Serving Gogebic, Iron and Ontonagon Counties

McBroom introduces bills to change prison closing process


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LANSING — State Sen. Ed McBroom, R-Vulcan, recently introduced two bills designed to change how the Michigan Department of Corrections closes prisons, requiring the department to consider the potential economic fallout of the closures and holding a public hearing on the decisions.

McBroom said the legislation came after the Senate Oversight Committee heard testimony earlier this year from the state’s Office of the Auditor General that the MDOC hadn’t retained sufficient documentation to support the December 2018 closure of Ojibway Correctional Facility in Marensico Township.

“After hearing the testimony from the auditor general and the Department of Corrections as well as speaking to the surrounding community, it was necessary to establish a process that was more transparent for the community,” McBroom said in a news release. “The commentary from the auditor general was not related to just the Ojibway closure, as this has been an ongoing problem from the department.”

Ojibway was one of several facilities the MDOC has closed in recent years. Pugsley Correctional Facility in Kingsley was closed in 2016, and the West Shoreline Correctional Facility in Muskegon was closed in 2018 along with Ojibway.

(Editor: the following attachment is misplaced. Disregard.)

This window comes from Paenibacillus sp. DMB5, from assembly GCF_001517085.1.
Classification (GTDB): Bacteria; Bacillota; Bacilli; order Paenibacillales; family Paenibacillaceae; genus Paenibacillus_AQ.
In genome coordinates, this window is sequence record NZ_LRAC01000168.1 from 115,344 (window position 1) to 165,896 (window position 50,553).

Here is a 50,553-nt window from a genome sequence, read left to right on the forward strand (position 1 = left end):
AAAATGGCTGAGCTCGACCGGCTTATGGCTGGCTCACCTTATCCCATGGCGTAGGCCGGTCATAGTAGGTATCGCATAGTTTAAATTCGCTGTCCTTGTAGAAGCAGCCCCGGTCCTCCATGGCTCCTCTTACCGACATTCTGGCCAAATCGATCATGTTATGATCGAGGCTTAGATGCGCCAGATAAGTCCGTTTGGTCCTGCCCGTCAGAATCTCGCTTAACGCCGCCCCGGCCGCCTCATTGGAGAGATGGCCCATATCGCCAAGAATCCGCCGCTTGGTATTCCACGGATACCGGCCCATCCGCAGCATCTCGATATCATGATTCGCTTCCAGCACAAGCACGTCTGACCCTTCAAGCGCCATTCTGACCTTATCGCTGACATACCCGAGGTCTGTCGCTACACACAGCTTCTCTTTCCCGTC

The legislation would require the MDOC to submit a report on the impact of closing a correctional facility, as well as what the actual and projected savings from the closure are, at least a year before the closure.

Senate Bill 694 would also, “Require the department to justify its selection of a correctional facility for closure and a detailed analysis of how the information gleaned from the report would impact the department,” according to the release.

It would also require a public hearing in the impacted community within 30 days of the report coming out to allow the public to weigh in on the decision. The hearing would have to be held at least six months before the actual closure.

Senate Bill 695 would help “Coordinate workforce development activities within an impacted local community, such as with Michigan Works! and other organizations, in a similar fashion as to what happens when a large private business closes or relocates,” the release read.

The MDOC is reviewing the legislation and hasn’t taken a position on the bills yet, a spokeswoman told the Daily Globe.

“The decision to close a prison is always a difficult one and there are many factors that we take into account, including our operational needs. The department is open to discussion about the bills and we do have some concerns about them,” MDOC communication representative Holly Kramer said in an email. “We believe the priority for our decisions should be our operations and ensuring we’re using taxpayer resources appropriately. A one-year delay could also have a significant impact on morale and operations at facilities as time goes on and staff begin to move elsewhere, while the facility remains open.”

The bills have been sent to the Senate Committee on Judiciary and Public Safety.